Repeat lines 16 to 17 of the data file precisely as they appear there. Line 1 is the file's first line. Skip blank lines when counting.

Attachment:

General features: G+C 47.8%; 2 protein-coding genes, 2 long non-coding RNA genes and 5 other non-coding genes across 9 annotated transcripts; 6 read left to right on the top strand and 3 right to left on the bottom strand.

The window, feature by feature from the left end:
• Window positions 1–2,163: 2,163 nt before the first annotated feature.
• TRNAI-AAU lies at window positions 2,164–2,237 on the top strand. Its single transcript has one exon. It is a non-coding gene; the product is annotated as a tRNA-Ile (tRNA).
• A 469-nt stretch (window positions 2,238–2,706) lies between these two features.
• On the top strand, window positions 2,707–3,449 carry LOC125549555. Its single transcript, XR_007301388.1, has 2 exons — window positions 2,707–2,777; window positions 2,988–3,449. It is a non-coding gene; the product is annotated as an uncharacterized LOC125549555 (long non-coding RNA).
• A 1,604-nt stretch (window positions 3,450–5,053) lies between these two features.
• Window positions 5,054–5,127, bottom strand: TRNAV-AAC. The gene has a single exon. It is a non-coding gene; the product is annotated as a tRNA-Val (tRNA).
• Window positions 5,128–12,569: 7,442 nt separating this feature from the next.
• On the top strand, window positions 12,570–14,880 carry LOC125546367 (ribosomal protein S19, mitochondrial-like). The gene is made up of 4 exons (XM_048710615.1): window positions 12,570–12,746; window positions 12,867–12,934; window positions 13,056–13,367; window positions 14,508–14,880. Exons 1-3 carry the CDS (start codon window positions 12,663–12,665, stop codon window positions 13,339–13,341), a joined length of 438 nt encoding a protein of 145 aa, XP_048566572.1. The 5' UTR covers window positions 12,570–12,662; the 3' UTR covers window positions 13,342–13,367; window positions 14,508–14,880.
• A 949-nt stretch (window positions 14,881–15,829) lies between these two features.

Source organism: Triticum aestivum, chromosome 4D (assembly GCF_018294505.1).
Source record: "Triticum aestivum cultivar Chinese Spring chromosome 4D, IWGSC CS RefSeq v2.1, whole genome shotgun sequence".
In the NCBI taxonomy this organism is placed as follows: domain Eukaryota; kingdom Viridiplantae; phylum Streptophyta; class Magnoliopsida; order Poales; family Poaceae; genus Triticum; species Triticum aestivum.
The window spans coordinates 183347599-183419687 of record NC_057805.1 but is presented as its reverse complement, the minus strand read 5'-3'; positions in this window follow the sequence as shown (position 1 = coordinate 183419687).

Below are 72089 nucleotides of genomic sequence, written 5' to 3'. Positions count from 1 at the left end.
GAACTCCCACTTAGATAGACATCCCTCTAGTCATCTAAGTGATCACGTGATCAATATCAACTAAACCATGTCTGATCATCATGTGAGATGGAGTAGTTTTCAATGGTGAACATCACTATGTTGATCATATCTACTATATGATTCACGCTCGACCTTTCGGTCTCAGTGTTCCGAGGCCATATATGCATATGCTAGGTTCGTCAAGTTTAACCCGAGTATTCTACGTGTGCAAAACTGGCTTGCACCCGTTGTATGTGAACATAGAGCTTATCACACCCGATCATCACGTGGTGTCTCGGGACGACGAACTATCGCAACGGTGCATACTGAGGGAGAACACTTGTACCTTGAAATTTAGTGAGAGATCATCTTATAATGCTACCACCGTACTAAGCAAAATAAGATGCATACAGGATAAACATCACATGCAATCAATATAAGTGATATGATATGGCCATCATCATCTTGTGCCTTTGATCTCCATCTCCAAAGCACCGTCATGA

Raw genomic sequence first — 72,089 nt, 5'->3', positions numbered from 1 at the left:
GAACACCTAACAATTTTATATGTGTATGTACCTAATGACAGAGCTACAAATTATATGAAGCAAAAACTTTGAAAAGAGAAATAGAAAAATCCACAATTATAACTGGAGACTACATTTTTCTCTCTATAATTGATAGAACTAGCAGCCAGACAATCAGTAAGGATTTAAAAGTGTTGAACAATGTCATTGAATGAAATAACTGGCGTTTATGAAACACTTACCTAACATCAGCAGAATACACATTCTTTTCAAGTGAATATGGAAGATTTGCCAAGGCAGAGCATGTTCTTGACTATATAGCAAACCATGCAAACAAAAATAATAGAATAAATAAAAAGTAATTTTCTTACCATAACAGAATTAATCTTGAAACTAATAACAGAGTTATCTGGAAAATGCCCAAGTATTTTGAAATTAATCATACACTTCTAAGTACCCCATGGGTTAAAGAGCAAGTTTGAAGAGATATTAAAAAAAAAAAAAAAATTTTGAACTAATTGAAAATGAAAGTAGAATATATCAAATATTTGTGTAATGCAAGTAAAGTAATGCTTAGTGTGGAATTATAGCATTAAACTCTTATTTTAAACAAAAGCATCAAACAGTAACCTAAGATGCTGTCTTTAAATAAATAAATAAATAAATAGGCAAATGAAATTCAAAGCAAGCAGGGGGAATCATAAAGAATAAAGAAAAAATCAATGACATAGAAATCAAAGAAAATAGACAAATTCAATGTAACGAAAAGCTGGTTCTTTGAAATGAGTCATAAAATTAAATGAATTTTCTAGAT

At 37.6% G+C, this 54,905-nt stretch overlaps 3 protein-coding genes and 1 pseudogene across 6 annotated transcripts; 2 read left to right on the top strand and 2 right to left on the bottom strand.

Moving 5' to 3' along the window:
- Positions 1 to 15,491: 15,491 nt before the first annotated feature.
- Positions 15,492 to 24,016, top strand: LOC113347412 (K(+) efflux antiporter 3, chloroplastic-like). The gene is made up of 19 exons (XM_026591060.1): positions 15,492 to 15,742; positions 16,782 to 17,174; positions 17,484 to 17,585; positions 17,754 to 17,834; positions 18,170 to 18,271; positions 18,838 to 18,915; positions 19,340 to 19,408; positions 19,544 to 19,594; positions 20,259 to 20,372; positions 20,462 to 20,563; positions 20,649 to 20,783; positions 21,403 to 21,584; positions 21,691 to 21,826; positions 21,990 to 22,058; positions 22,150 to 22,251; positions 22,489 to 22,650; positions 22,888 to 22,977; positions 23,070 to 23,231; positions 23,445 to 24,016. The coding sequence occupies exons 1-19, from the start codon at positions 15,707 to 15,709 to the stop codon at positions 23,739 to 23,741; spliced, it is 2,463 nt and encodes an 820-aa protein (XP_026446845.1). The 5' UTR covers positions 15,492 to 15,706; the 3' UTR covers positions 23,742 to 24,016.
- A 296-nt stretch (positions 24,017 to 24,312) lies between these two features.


Below are 72089 nucleotides of genomic sequence, written 5' to 3'. Positions count from 1 at the left end.
GAACTCCCACTTAGATAGACATCCCTCTAGTCATCTAAGTGATCACGTGATCAATATCAACTAAACCATGTCTGATCATCATGTGAGATGGAGTAGTTTTCAATGGTGAACATCACTATGTTGATCATATCTACTATATGATTCACGCTCGACCTTTCGGTCTCAGTGTTCCGAGGCCATATATGCATATGCTAGGTTCGTCAAGTTTAACCCGAGTATTCTACGTGTGCAAAACTGGCTTGCACCCGTTGTATGTGAACATAGAGCTTATCACACCCGATCATCACGTGGTGTCTCGGGACGACGAACTATCGCAACGGTGCATACTGAGGGAGAACACTTGTACCTTGAAATTTAGTGAGAGATCATCTTATAATGCTACCACCGTACTAAGCAAAATAAGATGCATACAGGATAAACATCACATGCAATCAATATAAGTGATATGATATGGCCATCATCATCTTGTGCCTTTGATCTCCATCTCCAAAGCACCGTCATGA